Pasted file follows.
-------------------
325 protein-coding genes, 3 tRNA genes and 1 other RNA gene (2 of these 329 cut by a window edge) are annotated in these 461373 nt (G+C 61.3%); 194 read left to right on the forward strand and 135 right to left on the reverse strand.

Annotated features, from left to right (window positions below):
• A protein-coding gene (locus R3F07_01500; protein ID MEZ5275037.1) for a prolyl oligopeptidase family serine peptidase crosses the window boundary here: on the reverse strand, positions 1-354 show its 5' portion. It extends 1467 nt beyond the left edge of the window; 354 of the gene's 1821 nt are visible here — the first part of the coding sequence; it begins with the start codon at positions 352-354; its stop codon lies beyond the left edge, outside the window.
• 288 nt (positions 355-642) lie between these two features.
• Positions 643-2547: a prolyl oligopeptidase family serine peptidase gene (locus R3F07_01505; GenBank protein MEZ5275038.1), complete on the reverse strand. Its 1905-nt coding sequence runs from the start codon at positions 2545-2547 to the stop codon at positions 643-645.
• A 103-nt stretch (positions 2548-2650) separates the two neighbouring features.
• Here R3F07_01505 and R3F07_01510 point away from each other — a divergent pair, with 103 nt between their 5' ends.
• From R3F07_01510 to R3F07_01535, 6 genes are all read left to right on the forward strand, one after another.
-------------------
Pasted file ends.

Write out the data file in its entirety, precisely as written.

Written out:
325 protein-coding genes, 3 tRNA genes and 1 other RNA gene (2 of these 329 cut by a window edge) are annotated in these 461373 nt (G+C 61.3%); 194 read left to right on the forward strand and 135 right to left on the reverse strand.

Annotated features, from left to right (window positions below):
• A protein-coding gene (locus R3F07_01500; protein ID MEZ5275037.1) for a prolyl oligopeptidase family serine peptidase crosses the window boundary here: on the reverse strand, positions 1-354 show its 5' portion. It extends 1467 nt beyond the left edge of the window; 354 of the gene's 1821 nt are visible here — the first part of the coding sequence; it begins with the start codon at positions 352-354; its stop codon lies beyond the left edge, outside the window.
• 288 nt (positions 355-642) lie between these two features.
• Positions 643-2547: a prolyl oligopeptidase family serine peptidase gene (locus R3F07_01505; GenBank protein MEZ5275038.1), complete on the reverse strand. Its 1905-nt coding sequence runs from the start codon at positions 2545-2547 to the stop codon at positions 643-645.
• A 103-nt stretch (positions 2548-2650) separates the two neighbouring features.
• Here R3F07_01505 and R3F07_01510 point away from each other — a divergent pair, with 103 nt between their 5' ends.
• From R3F07_01510 to R3F07_01535, 6 genes are all read left to right on the forward strand, one after another.